Comparison of forearm and upper arm BPs of individual subjects from this study illustrates the risk of misdiagnosis of hypertension using forearm BPs. A 21-year-old man whose upper arm BP was 115/64 but whose forearm BP of 129/76 could be misdiagnosed with pre-hypertension. In another 21-year-old man, suspicion of systolic hypertension could result from an upper arm BP of 132/63 and forearm BP of 140/62. A third example of the danger of relying on forearm pressure is seen in a 21-year-old female whose upper arm BP was 112/67 but her forearm BP was 120/87, a possible indication of pre-hypertension. While a diagnosis of hypertension is never based on one reading, these examples emphasize the risk of interchanging forearm and upper arm BPs. Advanced practice nurses, particularly nurse practitioners, make treatment decisions based on BP measurements and should be aware of the potential for inaccuracy.
The importance of accurate BPs in screening for and treatment of cardiovascular and other diseases dictate that correct BP measurement techniques are used in young adults. Experts strongly recommend that healthcare providers are periodically educated on proper measurement techniques.1 Availability of appropriately sized BP cuffs is also necessary to minimize the use of forearm BPs in individuals who are overweight, obese, and/or who have large muscular arms. For managers of college student health services, this may necessitate budgeting for additional cuffs. If forearm BPs are the only option in emergency situations and/or when the properly sized cuff is unavailable in a college health setting, documentation in the medical record should indicate that the forearm site was used so that the same site can be used for trending of BPs on subsequent assessments.15, 19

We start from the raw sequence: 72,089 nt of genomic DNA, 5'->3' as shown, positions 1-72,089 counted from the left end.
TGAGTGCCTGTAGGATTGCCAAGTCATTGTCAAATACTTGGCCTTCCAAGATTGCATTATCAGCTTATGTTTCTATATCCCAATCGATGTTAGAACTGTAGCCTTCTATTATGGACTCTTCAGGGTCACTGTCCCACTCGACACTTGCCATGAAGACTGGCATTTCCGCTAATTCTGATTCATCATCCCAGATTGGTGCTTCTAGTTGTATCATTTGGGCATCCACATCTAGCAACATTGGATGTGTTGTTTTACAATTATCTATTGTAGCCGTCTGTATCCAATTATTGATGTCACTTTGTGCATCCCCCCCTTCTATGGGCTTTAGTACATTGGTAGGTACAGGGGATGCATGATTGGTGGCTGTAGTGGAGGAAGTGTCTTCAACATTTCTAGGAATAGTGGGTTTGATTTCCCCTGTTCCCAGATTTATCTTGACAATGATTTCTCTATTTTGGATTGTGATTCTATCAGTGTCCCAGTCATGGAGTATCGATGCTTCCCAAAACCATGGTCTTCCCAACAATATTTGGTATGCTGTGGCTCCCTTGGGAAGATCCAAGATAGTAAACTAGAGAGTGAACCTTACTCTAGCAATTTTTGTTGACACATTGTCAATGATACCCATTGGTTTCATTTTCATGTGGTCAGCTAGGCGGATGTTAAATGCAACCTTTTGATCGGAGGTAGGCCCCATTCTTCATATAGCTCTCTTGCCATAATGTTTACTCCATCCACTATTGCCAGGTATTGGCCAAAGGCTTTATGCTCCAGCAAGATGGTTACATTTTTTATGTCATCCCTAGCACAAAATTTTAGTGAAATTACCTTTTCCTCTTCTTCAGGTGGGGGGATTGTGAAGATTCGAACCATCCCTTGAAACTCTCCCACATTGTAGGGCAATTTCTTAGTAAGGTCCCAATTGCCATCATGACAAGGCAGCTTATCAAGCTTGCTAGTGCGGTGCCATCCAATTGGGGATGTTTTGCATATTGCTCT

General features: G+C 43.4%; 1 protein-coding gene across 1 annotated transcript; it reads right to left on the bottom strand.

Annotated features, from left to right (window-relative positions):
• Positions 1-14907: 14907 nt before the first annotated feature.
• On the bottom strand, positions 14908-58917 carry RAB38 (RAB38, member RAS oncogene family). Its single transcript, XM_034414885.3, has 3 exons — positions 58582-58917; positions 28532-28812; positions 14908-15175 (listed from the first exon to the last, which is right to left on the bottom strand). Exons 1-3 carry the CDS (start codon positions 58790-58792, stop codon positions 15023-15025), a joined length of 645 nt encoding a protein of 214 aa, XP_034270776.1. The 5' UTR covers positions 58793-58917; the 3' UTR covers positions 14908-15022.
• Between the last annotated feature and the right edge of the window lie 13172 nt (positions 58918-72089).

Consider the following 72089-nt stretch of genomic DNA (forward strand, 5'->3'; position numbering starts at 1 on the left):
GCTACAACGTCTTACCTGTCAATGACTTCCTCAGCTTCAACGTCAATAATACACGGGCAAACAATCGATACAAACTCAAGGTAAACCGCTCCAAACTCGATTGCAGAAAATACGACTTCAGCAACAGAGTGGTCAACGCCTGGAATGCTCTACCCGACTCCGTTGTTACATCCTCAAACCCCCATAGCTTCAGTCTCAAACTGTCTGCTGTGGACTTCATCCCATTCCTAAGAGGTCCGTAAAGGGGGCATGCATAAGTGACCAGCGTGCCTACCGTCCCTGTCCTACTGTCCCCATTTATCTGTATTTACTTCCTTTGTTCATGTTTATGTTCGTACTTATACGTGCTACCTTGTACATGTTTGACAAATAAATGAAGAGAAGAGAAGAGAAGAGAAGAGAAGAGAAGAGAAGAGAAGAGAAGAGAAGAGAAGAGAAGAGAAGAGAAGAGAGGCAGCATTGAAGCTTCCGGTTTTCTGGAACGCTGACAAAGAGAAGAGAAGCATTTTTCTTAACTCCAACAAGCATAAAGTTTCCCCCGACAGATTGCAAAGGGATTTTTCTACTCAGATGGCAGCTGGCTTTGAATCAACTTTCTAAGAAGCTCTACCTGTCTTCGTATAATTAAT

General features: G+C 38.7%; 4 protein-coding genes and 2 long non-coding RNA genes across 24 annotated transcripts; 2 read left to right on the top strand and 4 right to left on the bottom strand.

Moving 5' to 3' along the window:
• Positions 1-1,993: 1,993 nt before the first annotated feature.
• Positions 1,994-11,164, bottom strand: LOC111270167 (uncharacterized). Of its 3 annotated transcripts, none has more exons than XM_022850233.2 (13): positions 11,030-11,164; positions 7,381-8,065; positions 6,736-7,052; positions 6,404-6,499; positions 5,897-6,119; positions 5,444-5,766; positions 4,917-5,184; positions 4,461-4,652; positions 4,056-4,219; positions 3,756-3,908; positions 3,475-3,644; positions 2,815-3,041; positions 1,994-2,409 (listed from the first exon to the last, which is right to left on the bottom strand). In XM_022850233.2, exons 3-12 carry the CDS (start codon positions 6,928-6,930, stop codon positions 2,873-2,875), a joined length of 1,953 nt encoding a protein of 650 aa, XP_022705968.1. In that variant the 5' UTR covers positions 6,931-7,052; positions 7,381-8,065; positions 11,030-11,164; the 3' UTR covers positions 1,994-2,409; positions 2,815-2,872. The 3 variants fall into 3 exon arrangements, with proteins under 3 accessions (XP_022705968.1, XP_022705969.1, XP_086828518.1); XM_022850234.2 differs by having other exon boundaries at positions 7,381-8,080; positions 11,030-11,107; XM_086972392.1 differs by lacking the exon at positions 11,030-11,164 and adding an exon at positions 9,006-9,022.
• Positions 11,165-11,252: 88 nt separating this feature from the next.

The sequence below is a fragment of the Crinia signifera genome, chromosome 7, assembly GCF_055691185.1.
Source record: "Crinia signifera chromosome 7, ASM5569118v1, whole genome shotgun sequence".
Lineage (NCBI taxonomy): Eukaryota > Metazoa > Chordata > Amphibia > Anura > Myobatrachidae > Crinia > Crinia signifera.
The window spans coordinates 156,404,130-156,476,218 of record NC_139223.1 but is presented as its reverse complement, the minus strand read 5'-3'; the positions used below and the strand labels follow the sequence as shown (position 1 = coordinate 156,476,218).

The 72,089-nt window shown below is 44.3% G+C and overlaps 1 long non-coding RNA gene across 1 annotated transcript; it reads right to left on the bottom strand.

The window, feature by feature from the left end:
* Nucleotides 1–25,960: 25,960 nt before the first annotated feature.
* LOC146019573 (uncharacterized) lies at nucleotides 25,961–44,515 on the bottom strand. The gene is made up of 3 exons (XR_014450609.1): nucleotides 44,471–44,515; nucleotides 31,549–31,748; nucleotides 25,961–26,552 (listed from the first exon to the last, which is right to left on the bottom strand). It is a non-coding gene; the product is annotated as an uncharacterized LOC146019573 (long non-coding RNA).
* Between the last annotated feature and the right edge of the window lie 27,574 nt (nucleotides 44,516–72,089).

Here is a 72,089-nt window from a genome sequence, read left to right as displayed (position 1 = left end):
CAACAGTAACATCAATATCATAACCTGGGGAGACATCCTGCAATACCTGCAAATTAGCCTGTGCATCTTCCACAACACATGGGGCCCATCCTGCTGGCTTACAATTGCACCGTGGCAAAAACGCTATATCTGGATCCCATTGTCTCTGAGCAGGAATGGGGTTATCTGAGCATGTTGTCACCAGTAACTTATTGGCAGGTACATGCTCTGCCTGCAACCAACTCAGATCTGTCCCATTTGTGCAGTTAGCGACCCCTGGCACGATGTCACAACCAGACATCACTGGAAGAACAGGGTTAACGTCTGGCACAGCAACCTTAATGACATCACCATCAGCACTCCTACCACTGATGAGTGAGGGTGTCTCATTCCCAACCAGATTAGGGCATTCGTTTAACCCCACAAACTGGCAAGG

As with earlier studies, these findings suggest that further research is needed to identify predictors of significant forearm-upper arm BP differences so that advanced practice nurses and other practitioners can correctly interpret forearm BPs. In addition, studies should be conducted to compare forearm and upper arm BPs with participants seated and the arm below heart level, positioned in the individuals' laps, as would be typical in an ambulatory setting such as college student health services. Finally, replication of this study with a larger and more diverse sample would increase the external validity of the findings.
Supported by NIH grant number P20 RR16472-04 from the INBRE program of the National Center for Research Resources
The authors would like to acknowledge the University of Delaware nursing students who assisted with this study including Emily Brown, Jackie DeFillipo, Ken Fitzgerald, Laura Hale, Shannon Kelly, Megan Lieblein, Kelly Papilli, Kelly Rich, Ashley Smith, Sarah Taggart, and Kate Zein.
Kathleen A. Schell, Assistant Professor
School of Nursing
University of Delaware
363 McDowell Hall
25 N. College Ave.
Newark, DE 19716